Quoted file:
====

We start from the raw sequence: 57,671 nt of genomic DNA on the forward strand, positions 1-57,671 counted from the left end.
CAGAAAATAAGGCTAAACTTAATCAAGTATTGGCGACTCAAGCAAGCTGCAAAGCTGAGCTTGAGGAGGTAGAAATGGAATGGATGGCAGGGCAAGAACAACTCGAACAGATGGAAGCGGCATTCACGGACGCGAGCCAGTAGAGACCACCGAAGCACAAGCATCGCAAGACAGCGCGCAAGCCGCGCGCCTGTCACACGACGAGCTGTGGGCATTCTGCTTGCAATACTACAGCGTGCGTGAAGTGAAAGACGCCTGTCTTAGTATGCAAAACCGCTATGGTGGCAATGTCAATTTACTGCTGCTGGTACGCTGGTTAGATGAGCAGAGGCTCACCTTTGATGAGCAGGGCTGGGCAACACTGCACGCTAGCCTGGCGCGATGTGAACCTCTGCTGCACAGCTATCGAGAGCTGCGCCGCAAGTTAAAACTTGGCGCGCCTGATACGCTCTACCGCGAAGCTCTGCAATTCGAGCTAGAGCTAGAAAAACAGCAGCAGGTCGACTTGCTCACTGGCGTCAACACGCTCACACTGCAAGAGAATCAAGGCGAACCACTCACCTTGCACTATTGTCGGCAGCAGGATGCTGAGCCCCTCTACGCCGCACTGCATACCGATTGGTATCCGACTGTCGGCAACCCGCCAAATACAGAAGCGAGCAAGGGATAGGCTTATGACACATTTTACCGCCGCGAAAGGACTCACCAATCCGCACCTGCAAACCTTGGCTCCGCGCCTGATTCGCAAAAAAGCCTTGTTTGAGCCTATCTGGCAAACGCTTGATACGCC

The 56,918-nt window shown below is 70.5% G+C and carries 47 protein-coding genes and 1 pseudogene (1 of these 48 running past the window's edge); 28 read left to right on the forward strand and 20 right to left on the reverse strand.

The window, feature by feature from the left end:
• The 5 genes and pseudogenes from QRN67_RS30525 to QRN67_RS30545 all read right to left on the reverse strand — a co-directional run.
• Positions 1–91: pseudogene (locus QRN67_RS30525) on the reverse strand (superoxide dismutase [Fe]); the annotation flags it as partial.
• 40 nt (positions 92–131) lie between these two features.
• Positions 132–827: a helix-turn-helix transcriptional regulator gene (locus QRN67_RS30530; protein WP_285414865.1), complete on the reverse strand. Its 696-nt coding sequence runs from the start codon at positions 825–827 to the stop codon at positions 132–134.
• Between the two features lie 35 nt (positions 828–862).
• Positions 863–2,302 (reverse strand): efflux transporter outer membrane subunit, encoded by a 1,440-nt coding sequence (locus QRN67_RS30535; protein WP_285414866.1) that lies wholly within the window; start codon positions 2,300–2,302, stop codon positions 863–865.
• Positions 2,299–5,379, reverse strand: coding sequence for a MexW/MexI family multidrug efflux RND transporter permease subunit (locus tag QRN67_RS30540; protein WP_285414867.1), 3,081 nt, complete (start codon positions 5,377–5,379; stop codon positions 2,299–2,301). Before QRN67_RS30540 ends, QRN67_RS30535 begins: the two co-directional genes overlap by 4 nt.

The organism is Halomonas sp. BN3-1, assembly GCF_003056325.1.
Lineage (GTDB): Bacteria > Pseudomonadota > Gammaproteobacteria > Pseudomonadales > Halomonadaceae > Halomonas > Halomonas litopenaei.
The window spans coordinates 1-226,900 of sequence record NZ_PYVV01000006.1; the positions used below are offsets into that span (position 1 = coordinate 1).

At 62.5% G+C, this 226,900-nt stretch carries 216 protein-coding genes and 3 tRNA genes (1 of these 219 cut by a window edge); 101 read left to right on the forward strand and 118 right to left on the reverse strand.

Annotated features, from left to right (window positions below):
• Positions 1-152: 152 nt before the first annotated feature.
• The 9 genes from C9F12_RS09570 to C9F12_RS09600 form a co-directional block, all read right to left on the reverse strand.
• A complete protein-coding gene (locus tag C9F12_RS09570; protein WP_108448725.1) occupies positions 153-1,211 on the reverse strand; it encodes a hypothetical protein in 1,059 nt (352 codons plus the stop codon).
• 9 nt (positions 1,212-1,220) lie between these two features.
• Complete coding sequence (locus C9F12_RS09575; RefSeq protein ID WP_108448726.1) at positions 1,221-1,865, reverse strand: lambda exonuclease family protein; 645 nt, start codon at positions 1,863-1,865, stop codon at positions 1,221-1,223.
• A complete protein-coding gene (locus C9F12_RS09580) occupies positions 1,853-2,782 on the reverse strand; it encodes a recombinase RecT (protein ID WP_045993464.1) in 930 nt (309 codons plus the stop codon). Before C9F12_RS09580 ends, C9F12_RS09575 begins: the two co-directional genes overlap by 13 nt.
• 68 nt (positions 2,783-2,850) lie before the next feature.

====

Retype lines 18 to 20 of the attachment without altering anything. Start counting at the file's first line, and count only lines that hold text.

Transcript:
• The 9 genes from C9F12_RS09570 to C9F12_RS09600 form a co-directional block, all read right to left on the reverse strand.
• A complete protein-coding gene (locus tag C9F12_RS09570; protein WP_108448725.1) occupies positions 153-1,211 on the reverse strand; it encodes a hypothetical protein in 1,059 nt (352 codons plus the stop codon).
• 9 nt (positions 1,212-1,220) lie between these two features.